“We will also work with the Judiciary to build High Courts in the remaining seven counties, magistrates courts in the remaining 123 sub-counties and support their ongoing digitisation programme.”
The interventions will empower the Judiciary to adjudicate and expeditiously conclude corruption cases, commercial disputes and other matters, thus enhancing access to justice.
To transform the police service, the President said he had instructed that the instrument conferring financial autonomy to the National Police Service by transferring their budget from the Office of the President and designating the Inspector-General as the accounting officer, be placed on his desk for signature.
“As required by Article 245 of the Constitution, the Inspector-General of Police is mandated to exercise independent command over the National Police Service. The services’ operational autonomy, however, has been undermined by the continued financial dependence on the Office of the President. This situation is going to change.”
War on graft
Financial independence of the police will give impetus to the fight against corruption, and end the political weaponisation of the criminal justice system; an undertaking that Ruto made during election campaigns.
Ruto also moved to reassure the public service of his government’s support by allowing State officers to work without intimidation.
“I understand the deep fissures and low morale in the public service. The intimidation that was visited on IEBC commissioners and staff during the last election was also meted on various other agencies and staff in the public service,” he said.
“This is now in the past. I assure all public officers that my administration will respect their professional service, and no public servant, even chiefs and their assistants, will be required to run political errands for any political party or formation.”
President Ruto also moved to assure his government’s commitment to addressing the cost of living, saying some interventions have been put in place to tackle inflation. “Our people are confronted daily with increasingly unaffordable prices, especially food and transport. In our economic forums across the country during the campaign, citizens consistently shared their anxiety, pain and fury on this matter. It calls for an urgent and decisive resolution,” he said.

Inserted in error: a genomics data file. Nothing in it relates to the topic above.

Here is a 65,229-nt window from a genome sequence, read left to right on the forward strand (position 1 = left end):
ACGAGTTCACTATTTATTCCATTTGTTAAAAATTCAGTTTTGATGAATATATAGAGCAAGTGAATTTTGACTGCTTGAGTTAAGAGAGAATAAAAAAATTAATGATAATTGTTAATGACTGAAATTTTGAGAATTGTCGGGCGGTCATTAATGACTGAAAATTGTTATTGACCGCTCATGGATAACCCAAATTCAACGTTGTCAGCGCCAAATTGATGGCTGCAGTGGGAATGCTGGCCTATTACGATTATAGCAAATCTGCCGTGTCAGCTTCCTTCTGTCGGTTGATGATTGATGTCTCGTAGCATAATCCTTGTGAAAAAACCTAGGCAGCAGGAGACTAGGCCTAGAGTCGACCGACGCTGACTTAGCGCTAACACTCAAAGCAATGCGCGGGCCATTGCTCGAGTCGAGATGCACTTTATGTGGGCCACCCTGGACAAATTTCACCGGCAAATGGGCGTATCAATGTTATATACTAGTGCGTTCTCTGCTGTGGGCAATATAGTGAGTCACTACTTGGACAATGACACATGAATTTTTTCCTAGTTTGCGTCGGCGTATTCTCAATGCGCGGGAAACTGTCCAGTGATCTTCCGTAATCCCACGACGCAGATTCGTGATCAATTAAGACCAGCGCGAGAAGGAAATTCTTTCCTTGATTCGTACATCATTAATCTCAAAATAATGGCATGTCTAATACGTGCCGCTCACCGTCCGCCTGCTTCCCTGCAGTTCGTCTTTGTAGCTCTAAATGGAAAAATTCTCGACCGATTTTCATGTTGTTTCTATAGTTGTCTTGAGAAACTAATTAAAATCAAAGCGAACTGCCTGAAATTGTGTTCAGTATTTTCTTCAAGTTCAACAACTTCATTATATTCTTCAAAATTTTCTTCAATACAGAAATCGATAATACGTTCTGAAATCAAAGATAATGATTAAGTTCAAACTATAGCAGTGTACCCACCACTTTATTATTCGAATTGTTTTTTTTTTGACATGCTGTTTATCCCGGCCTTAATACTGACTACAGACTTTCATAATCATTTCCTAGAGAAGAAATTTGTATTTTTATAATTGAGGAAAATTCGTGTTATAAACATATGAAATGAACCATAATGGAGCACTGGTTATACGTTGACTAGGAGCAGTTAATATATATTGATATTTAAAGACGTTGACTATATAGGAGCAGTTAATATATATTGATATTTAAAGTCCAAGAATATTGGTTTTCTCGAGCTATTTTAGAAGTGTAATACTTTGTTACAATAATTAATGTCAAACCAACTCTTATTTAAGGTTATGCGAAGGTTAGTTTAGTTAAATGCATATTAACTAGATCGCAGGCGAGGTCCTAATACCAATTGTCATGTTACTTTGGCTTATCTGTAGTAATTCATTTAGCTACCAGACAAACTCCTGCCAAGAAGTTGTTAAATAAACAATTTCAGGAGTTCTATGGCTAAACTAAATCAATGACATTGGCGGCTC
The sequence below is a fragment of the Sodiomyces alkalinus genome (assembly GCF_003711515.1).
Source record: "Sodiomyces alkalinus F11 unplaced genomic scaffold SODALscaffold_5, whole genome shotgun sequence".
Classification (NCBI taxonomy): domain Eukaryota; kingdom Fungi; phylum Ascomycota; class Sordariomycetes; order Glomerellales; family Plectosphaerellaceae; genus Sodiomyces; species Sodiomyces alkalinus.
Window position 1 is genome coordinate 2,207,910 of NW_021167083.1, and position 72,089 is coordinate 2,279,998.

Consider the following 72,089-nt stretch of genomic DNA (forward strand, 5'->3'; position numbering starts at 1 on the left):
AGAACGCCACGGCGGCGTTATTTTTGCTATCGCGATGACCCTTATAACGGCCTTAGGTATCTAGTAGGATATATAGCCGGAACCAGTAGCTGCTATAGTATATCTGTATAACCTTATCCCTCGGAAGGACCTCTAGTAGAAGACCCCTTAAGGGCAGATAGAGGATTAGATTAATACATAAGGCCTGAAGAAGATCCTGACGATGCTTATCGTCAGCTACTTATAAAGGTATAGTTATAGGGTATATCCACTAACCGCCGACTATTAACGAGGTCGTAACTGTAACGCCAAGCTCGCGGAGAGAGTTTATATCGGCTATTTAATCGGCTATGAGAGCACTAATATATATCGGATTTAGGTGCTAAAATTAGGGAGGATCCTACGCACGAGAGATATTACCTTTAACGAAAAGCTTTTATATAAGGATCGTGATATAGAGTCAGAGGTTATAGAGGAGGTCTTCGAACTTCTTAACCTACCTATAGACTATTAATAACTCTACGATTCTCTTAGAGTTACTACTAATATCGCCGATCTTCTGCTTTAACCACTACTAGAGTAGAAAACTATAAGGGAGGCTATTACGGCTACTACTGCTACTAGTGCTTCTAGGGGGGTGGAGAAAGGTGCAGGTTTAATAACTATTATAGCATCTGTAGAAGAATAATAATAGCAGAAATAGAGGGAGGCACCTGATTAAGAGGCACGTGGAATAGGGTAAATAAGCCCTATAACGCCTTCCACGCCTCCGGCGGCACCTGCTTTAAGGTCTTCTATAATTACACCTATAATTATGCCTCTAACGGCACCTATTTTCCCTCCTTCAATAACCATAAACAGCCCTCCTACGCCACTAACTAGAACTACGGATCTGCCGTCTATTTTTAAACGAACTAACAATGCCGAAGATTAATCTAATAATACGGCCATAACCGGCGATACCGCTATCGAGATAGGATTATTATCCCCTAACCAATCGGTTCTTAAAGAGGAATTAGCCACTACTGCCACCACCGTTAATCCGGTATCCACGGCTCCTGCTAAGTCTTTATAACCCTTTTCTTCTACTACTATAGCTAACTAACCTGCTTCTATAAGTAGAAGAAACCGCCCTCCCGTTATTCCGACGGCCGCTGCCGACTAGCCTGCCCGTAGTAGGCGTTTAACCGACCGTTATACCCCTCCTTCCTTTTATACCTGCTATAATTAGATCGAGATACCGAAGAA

He noted that the interventions put in place by the last administration have not borne fruit, adding that on the fuel subsidy alone, taxpayers spent Sh144 billion. Of this, Sh60 billion was paid out in the last four months.
“If the subsidy continues to the end of the financial year, it will cost the taxpayer Sh280 billion, equivalent to the entire national government development budget,” said President Ruto. He told the legislators that the attempt to subsidise maize flour in the run-up to the election gobbled up Sh7 billion in one month, with tangible impact.
“In addition to being very costly, consumption subsidy interventions are prone to abuse, they distort markets and create uncertainty, including artificial shortages of the very products being subsidised,” Ruto said in his justification for discontinuing the fuel and flour subsidies.
He also outlined a raft of measures that will need legislative interventions from both the National Assembly and Senate, including creating new standing orders to ensure that Cabinet Secretaries are accountable to the legislature.
He also proposed an oversight fund to give legislators the power to monitor and audit the billions given to devolved governments among other measures.